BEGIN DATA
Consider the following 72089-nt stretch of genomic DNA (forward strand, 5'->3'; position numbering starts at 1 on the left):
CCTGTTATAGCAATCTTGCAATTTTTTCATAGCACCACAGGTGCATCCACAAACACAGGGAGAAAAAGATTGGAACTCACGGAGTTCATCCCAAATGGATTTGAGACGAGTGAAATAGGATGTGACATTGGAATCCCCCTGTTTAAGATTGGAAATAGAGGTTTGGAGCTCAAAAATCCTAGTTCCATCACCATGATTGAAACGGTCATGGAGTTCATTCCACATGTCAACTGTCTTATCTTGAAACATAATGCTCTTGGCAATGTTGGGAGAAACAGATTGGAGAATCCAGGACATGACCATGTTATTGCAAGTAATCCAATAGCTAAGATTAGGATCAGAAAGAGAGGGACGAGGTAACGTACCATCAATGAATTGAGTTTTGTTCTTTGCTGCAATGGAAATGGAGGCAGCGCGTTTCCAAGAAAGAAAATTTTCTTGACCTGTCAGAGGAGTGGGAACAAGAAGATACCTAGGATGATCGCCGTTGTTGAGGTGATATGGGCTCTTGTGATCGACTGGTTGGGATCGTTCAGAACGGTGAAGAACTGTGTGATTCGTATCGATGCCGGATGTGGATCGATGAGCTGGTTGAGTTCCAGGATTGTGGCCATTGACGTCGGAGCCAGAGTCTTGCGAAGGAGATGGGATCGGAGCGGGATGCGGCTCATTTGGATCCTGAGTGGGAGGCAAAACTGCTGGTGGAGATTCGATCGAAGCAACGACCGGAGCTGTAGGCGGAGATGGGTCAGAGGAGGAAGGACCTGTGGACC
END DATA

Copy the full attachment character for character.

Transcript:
Consider the following 72089-nt stretch of genomic DNA (forward strand, 5'->3'; position numbering starts at 1 on the left):
CCTGTTATAGCAATCTTGCAATTTTTTCATAGCACCACAGGTGCATCCACAAACACAGGGAGAAAAAGATTGGAACTCACGGAGTTCATCCCAAATGGATTTGAGACGAGTGAAATAGGATGTGACATTGGAATCCCCCTGTTTAAGATTGGAAATAGAGGTTTGGAGCTCAAAAATCCTAGTTCCATCACCATGATTGAAACGGTCATGGAGTTCATTCCACATGTCAACTGTCTTATCTTGAAACATAATGCTCTTGGCAATGTTGGGAGAAACAGATTGGAGAATCCAGGACATGACCATGTTATTGCAAGTAATCCAATAGCTAAGATTAGGATCAGAAAGAGAGGGACGAGGTAACGTACCATCAATGAATTGAGTTTTGTTCTTTGCTGCAATGGAAATGGAGGCAGCGCGTTTCCAAGAAAGAAAATTTTCTTGACCTGTCAGAGGAGTGGGAACAAGAAGATACCTAGGATGATCGCCGTTGTTGAGGTGATATGGGCTCTTGTGATCGACTGGTTGGGATCGTTCAGAACGGTGAAGAACTGTGTGATTCGTATCGATGCCGGATGTGGATCGATGAGCTGGTTGAGTTCCAGGATTGTGGCCATTGACGTCGGAGCCAGAGTCTTGCGAAGGAGATGGGATCGGAGCGGGATGCGGCTCATTTGGATCCTGAGTGGGAGGCAAAACTGCTGGTGGAGATTCGATCGAAGCAACGACCGGAGCTGTAGGCGGAGATGGGTCAGAGGAGGAAGGACCTGTGGACC